Target: win7
        iSCSI Name:
        Connections: 0
    Immediately after iscsitadm create, OpenSolaris will start rewriting the entire image file over itself in order to force the allocation of all data blocks (thick image). This will take multiple minutes during which the iSCSI target is not really available (if you try to boot from it using gPXE, it will throw Input/output errors —it took me a while to find the cause of these errors). IMHO there should be an option to disable thick allocation. Anyway, monitor the progress of the rewrites with zfs list:
    $ zfs list tank/win7
    tank/win7  29.2G  2.83T  29.2G  /tank/win7
    You will know they are finished when the "USED" space will have doubled (because thanks to the snapshot, the non-rewritten blocks have been preserved —I told you it would be useful!):
    $ zfs list tank/win7
    tank/win7  58.4G  2.80T  29.2G  /tank/win7
    When the rewrites are done, roll back to the snapshot, if only to reduce the used space back to normal:
    $ zfs rollback tank/win7@orig
    $ zfs list tank/win7
    tank/win7  29.2G  2.83T  29.2G  /tank/win7
  6. Configure gPXE to offer booting Windows 7 from SAN. I will assume that you have a pre-existing DHCP setup serving gPXE configured to read a menu file that simply needs to be updated with the Windows 7 option. If not, follow one of the numerous gPXE HowTo guides. The gPXE menu file should be edited to add (replace x.x.x.x with the IP address of the OpenSolaris server, and the IQN with the one output earlier by iscsitadm list):
    label win7
      kernel cmd.c32
      append sanboot
    Where cmd.c32 should be extracted from the syslinux 3.86 tarball and placed in the TFTP directory. I have not tried the newer 4.x versions but they should work.
  7. This is it, test it! Remove the physical disk from the Windows machine, boot via PXE, select the win7 menu option, and enjoy your new Windows 7 environment.

Diskless machines booted from an iSCSI SAN implemented with an OpenSolaris ZFS server allow you to do powerful things. You can:

  • "zfs rollback" to revert a machine to snapshot.
  • "zfs clone && iscsitadm create target" to quickly provision a new machine (modulo the forced thick allocation).
  • "zfs destroy" to get rid of it.

Essentially, many of the features that are typically only available to virtualized environments are made available to physical machines. I have multiple diskless Linux machines that I use for my own GPGPU development projects. This setup gives me the option to run some tests under Windows 7 as well. Given that I frequently move GPUs from one machine to another, swap hardware components, upgrade or revert the OS/drivers, diskless booting and snapshotting certainly make my life much easier. If the above instructions to boot Windows 7 from iSCSI are useful to you, let me know!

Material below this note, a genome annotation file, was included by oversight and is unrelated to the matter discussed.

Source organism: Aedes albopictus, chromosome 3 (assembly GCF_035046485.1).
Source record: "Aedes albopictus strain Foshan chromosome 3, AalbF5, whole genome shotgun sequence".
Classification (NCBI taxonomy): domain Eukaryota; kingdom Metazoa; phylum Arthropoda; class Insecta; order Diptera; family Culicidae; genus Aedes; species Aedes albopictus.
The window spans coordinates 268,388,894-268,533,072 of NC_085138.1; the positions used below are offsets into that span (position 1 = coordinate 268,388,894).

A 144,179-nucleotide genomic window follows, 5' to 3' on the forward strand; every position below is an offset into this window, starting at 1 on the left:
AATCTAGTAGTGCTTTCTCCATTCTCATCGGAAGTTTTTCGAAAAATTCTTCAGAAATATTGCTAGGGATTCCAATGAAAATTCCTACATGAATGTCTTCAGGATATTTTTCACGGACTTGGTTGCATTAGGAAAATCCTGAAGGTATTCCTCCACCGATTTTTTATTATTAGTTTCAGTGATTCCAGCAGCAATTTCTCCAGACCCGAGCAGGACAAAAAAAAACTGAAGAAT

Brian wrote: Could you explain more about how you setup your gpxe/dhcp server? Or perhaps just expand the post with the relevant parts of your config? I am trying to copy these steps - but I am having trouble with the network booting aspect?

I know you link to the etherboot page, but after some time it is still unclear to me the exacts steps to enable dhcp/gpx boot.
12 Jan 2011 03:16 UTC

mrb wrote: Well it's really simple. My DHCP server's dhcpd.conf file looks like:

subnet netmask {



if exists user-class and option user-class = "gPXE" {
filename "/script";
} else {
filename "/undionly.kpxe.0";


That way the PXE BIOS's DHCP request will download and execute "undionly.kpxe.0" (gPXE image to be placed on the TFTP server). Then gPXE's DHCP request will download and interpret "script" which is another file served over TFTP which in my case looks like:

chain menu.c32 http://${next-server}/gpxe.cgi?mac=${mac}

Feel free to replace the URL with something simpler for testing (http://x.x.x.x/gpxe.conf). In my case it is a CGI script returning a dynamically-generated gpxe config file depending on the MAC address of the booting machine. That config file is the one that needs to contain the section I documented:

lable win7
12 Jan 2011 08:24 UTC

Brian wrote: Thanks -
Another question that I can't seem to figure out. How do you derive the fully qualified name of he iscsi target from OSOL?

My list targets looks like this
sudo iscsiadm list target
Alias: -
ISID: 4000002a0000
Connections: 1@

The new LU I created looks like this:
@LU Name: 600144F05FDF080000004D2CFBC60005
Operational Status: Online
Provider Name : sbd
Alias : /dev/zvol/rdsk/tank/netboot/test1
View Entry Count : 1
Data File : /dev/zvol/rdsk/tank/netboot/test1
Meta File : not set
Size : 21474836480
Block Size : 512
Management URL : not set
Vendor ID : SUN
Product ID : COMSTAR
Serial Num : not set
Write Protect : Disabled
Writeback Cache : Enabled
Access State : Active@

But I am unsure how to put that together to create the fully qualified path of the isci device. I have only used iSCSI previously from ESXi - where I just gave it the path of the target and it discovered the devices.
13 Jan 2011 04:02 UTC